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British LO/FOAS FOA FCAC

hesham

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My dears,

During the early of 1990s,UK lauched a program LO (low observable aircraft)
to replace Tornado GR.MK4,and in 1997,it change the program into FOAS
(future offensive aircraft system).France and USA were shared in the program,
and the partenrs were GEC,Matra,BAe dynamics,Rolls-Royce,smiths and
Lookheed-Martin.The aircraft may be unmanned and it have a stealth technology.

any additions are welcome.
 

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Matej

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Okay. So it started in early 90s as FOA (Future Offensive Aircraft) with aim to replace Panavia Tornado and Harrier. The same program was created by Royal Navy and was named FCBA (Future Carrier Borne Aircraft). Both programs were merged with idea to replace both planes with the one fighter and this is were FOAS was born. Great Britain joined JSF, so the replacement of the Harrier was solved, so attention turned to the replacement of the Tornado. In 1997 the FOAS was modified and from then it contained also unmanned alternatives and cruise misile CALCM (Conventionally Armed Air-Launched Cruise Missile).

In Paris aerosalon last year was announced, that the FOAS was cancelled. It was replaced by newly established FCAC (Future Combat Air Capability). The new goal is to modify current or near future weapon systems to the missions, originally planned for FOAS. The hottest candidate is Eurofighter. It will be supplied by new unmanned combat air system. Its development will be easier thanks to the serie of experiments named SUAVE (Strategic Unmanned Aerial Vehicle Experiment).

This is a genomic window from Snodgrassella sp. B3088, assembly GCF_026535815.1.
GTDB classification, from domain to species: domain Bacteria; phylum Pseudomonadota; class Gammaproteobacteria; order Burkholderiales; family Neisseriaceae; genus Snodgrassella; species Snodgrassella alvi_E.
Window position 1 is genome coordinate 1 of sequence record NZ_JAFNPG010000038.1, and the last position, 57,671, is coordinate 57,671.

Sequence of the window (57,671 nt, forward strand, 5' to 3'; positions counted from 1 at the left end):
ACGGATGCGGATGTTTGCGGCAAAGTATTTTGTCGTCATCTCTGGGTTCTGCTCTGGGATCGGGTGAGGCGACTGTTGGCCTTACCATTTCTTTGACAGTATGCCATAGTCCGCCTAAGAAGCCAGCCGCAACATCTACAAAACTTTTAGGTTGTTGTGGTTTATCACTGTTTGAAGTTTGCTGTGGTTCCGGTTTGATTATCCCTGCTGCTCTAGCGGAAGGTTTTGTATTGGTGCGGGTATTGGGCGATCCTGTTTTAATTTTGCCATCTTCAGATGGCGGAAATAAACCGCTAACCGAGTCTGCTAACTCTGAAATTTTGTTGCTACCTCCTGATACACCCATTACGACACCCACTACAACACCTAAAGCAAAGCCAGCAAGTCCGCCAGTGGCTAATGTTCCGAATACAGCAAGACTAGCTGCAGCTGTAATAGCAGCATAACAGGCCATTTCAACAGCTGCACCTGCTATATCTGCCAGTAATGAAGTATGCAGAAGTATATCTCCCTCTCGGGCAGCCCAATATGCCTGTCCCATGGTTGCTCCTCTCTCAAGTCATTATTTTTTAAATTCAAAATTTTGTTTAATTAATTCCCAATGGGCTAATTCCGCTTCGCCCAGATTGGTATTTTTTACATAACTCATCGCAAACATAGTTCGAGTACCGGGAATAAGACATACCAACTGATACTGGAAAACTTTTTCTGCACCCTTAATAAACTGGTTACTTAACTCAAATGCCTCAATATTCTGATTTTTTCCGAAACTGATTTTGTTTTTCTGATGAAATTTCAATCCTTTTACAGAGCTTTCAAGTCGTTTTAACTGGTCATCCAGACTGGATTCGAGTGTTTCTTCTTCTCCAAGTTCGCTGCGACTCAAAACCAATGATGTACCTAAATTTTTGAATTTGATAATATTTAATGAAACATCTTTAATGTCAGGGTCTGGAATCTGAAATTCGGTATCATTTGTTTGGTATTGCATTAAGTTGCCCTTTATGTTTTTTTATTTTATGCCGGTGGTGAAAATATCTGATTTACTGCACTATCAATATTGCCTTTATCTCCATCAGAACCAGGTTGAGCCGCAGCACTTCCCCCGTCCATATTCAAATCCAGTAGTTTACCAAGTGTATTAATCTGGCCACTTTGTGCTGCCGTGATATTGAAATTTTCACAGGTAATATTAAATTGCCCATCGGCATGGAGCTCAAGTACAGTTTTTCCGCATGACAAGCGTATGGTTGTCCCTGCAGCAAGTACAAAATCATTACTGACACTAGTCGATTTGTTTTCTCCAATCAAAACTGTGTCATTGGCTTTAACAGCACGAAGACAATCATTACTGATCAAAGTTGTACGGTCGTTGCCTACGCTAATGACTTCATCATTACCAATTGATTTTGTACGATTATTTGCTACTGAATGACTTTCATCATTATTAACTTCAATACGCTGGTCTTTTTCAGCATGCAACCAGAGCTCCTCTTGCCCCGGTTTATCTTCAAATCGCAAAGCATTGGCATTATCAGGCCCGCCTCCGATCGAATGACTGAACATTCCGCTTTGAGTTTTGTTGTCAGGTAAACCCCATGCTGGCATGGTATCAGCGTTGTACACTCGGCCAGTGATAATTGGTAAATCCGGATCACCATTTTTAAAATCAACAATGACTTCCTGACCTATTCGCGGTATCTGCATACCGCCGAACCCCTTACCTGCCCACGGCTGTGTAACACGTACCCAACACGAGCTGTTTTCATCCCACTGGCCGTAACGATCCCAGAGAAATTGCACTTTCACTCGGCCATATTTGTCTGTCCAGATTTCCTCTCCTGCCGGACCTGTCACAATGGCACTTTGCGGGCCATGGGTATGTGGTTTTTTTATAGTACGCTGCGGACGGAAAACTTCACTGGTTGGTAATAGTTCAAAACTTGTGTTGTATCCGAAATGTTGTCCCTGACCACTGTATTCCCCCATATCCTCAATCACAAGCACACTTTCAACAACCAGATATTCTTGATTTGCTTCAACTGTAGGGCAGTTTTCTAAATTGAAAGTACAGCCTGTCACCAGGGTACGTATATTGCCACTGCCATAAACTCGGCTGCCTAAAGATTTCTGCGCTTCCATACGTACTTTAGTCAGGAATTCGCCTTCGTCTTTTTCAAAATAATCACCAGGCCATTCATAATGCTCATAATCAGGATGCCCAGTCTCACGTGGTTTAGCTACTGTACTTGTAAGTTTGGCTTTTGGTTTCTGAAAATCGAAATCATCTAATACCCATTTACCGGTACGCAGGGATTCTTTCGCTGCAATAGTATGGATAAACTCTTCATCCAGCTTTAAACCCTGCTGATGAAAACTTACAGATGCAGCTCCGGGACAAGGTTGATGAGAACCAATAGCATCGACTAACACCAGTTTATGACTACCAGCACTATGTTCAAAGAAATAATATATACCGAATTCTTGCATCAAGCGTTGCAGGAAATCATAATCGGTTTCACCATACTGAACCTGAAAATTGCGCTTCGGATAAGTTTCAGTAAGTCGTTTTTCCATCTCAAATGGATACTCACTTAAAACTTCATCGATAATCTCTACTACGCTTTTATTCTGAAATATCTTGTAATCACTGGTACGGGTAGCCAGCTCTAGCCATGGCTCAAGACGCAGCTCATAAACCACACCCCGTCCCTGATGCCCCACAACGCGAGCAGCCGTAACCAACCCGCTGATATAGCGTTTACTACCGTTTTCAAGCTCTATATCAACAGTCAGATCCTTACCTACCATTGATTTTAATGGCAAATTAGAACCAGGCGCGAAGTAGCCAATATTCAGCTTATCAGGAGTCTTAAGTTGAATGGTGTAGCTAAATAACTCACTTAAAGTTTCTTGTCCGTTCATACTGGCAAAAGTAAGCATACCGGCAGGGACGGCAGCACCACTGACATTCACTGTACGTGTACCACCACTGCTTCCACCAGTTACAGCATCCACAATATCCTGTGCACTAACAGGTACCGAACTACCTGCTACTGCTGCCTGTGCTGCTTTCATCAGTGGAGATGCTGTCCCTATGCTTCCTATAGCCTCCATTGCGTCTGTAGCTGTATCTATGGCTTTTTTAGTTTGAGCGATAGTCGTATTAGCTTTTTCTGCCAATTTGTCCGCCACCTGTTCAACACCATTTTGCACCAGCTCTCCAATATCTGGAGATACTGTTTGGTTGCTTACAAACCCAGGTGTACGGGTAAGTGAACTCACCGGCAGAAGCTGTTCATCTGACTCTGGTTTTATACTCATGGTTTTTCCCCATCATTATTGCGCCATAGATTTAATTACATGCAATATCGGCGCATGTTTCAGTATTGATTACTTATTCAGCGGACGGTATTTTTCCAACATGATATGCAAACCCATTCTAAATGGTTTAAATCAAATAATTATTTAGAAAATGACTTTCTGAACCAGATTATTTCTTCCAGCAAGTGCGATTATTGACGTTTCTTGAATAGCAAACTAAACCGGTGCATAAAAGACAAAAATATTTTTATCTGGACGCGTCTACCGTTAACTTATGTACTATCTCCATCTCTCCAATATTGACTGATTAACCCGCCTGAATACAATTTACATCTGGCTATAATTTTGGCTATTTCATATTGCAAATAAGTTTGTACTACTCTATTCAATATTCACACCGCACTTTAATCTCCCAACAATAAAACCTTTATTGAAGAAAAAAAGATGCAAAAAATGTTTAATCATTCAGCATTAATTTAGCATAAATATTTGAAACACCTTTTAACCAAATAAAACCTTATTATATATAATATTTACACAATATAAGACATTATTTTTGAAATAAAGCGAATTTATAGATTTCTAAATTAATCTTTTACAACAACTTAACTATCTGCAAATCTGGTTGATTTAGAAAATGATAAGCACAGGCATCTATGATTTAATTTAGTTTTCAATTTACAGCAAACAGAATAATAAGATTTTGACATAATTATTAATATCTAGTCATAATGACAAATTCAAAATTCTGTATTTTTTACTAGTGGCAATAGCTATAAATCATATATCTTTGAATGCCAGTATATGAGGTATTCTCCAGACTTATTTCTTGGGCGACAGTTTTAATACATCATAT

elmayerle

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Interestingly enough, the F-35 by its very nature is quite adaptable to a UAV variant. I can see a mix of manned and unmanned ones serving.
 

Archibald

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Something to turn into plastic for another forum... ;)
 

TinWing

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Matej said:
The new goal is to modify current or near future weapon systems to the missions, originally planned for FOAS. The hottest candidate is Eurofighter. It will be supplied by new unmanned combat air system.
An unmanned Eurofighter variant?

BAE Systems now owns the former Tracor target-drone conversion business. It isn't hard to imagine an operational system based on the same technology as the Q-series unmanned figher conversions. The only question is why it has never been attempted before? I always assumed that the target drone radio datalinks were limited to line of sight, but that wouldn't be an issue with a satelite uplink?

So, could obsolete Tranche 1 Eurofighters be turned into UCAVs before the end of the next decade?
 

aemann

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I seem to recall an outfit called AVPRO did some work on FOAS - I certainly recognise some of the images with I think came from them BTW - whatever happened to them? They had a very interesting website for a while, which now seems to be gone.
 

Matej

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TinWing said: